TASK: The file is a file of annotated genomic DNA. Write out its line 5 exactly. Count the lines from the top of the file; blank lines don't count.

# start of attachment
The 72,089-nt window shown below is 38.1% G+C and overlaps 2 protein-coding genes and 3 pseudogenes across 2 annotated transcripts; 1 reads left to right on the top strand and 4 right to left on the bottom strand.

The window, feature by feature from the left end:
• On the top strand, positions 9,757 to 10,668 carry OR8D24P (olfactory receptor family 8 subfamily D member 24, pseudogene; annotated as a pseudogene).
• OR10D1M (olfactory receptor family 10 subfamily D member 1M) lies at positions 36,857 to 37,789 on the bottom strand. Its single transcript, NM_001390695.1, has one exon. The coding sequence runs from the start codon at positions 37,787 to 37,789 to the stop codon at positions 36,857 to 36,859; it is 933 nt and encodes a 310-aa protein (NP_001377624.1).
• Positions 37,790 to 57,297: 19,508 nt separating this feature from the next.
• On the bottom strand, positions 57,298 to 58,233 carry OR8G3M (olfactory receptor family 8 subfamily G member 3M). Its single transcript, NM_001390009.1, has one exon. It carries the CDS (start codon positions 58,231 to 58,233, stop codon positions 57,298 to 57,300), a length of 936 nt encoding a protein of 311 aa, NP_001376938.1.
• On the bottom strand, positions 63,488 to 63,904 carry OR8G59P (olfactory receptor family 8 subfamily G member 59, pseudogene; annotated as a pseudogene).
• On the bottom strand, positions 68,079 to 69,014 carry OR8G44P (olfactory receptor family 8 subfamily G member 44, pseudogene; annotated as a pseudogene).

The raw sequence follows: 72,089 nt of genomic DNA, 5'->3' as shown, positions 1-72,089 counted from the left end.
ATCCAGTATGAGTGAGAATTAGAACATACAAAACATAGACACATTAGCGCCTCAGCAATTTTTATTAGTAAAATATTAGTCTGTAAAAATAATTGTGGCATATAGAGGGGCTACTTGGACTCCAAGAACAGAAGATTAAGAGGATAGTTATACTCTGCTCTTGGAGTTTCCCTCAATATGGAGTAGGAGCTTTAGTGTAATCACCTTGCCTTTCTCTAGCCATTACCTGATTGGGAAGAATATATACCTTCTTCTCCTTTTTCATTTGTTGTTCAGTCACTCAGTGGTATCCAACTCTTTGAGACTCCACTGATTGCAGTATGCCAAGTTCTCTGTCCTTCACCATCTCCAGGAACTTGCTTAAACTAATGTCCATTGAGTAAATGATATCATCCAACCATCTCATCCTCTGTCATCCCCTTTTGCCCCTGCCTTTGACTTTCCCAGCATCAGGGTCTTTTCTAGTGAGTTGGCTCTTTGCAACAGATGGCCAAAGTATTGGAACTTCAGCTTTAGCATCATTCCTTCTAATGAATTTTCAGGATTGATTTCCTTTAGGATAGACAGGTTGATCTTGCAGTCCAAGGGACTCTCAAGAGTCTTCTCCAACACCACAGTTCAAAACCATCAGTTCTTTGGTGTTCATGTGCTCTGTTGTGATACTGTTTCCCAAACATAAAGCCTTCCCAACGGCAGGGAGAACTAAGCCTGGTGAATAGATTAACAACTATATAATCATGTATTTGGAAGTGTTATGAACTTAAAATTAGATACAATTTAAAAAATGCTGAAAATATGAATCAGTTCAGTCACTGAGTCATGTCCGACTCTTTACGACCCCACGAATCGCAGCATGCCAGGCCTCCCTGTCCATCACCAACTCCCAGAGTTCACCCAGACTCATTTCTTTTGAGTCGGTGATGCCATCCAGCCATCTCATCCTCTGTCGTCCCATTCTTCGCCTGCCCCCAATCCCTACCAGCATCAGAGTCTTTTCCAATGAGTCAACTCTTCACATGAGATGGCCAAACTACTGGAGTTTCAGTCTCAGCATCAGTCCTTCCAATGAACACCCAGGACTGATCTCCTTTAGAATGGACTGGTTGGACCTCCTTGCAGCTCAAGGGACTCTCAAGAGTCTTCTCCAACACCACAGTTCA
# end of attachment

• Positions 37,790 to 57,297: 19,508 nt separating this feature from the next.